Recently, I attended a photography workshop at Taliesin, Frank Lloyd Wright’s home, in Spring Green, WI. The instructor was Andrew Pielage, an architectural and travel photographer who is on a mission to photograph all of Frank Lloyd Wright’s remaining designs.
As a lifelong Wright fan, I was curious and interested in Andrew’s project. I have been following his work for a few years so having the chance to learn from him and learn more about his story was something I wanted to share. There will be more about my personal experience in another article. Stay tuned.
How did you get started with the Frank Lloyd Wright project?
The start of the project was a complete surprise to me. That sounds funny saying now. I call the project the #500fllwproject in ode to Frank Lloyd Wright’s 532 designs.
In 2011, before the project, I photographed my first Wright design. It was Taliesin West about 30 minutes from my house. Like most people, it only takes one visit to get you hooked on Wright. Soon I was taking photos of other Wright designs in my area such as the David Wright house, Grady Gammage theater, and Jorgine Boomer house.
Soon after, my local NPR radio station reached out and asked if I would come on the air to talk about photographing local Wright architecture. The last question the host Lauren Gilger asked was, “So how many Wright designs do you want to photograph?” Now, you know there is only one answer to that question. I said, “Well, all of them.” Little did I know that my four word answer would change my life forever and really create a clear path forward in my very early photography career.
I have had my eye on the prize ever since.
How many of the 532 Wright properties have you photographed?
Well, before I answer that question, remember, it’s just as much about the journey as it is the destination.
I have currently photographed 114 Wright designs around the country. Including five in Wisconsin a few weeks ago. I want to mention that this is not a drive-by, peek over the fence, photo project. To be included in the #500fllwproject, both the interior and exterior of the design need to be photographed. With permission of course.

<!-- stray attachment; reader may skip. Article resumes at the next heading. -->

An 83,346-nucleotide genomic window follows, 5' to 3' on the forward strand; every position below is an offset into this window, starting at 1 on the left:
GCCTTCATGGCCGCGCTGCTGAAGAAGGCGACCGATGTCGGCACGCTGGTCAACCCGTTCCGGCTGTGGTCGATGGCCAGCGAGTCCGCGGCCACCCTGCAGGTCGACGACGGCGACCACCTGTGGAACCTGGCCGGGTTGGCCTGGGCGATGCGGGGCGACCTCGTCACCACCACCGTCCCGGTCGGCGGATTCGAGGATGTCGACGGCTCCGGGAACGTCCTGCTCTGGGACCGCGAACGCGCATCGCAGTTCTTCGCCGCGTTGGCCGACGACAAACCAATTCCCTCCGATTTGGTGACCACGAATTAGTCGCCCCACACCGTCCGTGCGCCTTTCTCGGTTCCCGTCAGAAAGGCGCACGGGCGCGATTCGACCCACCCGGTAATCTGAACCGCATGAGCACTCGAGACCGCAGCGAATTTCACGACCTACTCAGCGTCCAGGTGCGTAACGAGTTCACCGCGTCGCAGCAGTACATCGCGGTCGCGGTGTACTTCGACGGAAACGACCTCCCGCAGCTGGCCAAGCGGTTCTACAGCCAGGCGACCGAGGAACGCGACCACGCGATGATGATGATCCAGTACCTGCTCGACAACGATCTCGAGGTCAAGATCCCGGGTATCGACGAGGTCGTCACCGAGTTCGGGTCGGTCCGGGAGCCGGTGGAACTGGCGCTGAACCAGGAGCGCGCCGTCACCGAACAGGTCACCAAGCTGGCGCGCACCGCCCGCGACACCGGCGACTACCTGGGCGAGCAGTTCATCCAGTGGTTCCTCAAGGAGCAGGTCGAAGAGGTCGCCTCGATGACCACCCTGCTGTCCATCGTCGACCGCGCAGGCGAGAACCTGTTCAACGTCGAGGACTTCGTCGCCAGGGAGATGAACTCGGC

It’s not a project necessarily for myself. It’s so we all can have documented photos of Wright’s design in the 2000s. We look back at “historical” black and white images from greats like Pedro Guerrero, Ezra Stoller, Julius Schulman. Maybe these images that I am capturing will help us study Wright 50-100 years from now.
Typically how long does it take to thoroughly photograph a property?
Good question and that varies a lot with this project.
Wright’s portfolio is made up mostly of private homes. But, he also designed museums, gas stations, theaters, office buildings, synagogues, schools and the list goes on. In an ideal world, I want to photograph the design in the best light. I ask to be there as close to sunrise as I can for a few hours and then come back a few hours before sunset.
In larger designs like Marin County Civic Center or Taliesin, I go back the next day and do it all over again. The smaller private designs tend to take less time. I am only there for a few hours either in the morning or late afternoon depending on where the sun rises and sets in relation to the house. The only exception to this is Fallingwater, where I was an artist-in-residence for thirty days. That was a mind-blowing experience.
Can you tell us a little about the approval process to go ahead with the project and getting access to Wright properties?
Every image I have taken for this project is taken with permission. This is a passion project for me as an independent freelance photographer. I am fortunate to have the support of the Frank Lloyd Wright Foundation, the Frank Lloyd Wright Building Conservancy, Taliesin Preservation and many others. Access, by far, has been the hardest part of the project, especially with his private homes.
Once I get or research who the owners are, I send out an email introducing myself and the project. Then, I ask if they would like to be part of the project and we go from there. Getting into one helps get me into the next and it just kind of snowballs from there. It is really all the owners that are making this project possible. I am so thankful for everyone in the Wright community that has supported me and the project.
Can you explain the importance of using tilt-shift lenses for this project (or any architectural photography)
I really believe in having the right tools for the job. Maybe that comes from working on home improvement projects with my dad as a kid, but it’s true in photography as well. You want to be a wildlife photographer, you need a big zoom. Sports photographer, you are going to need some fast glass. Portrait photographer, you need a super sharp lens in that 50-85mm range.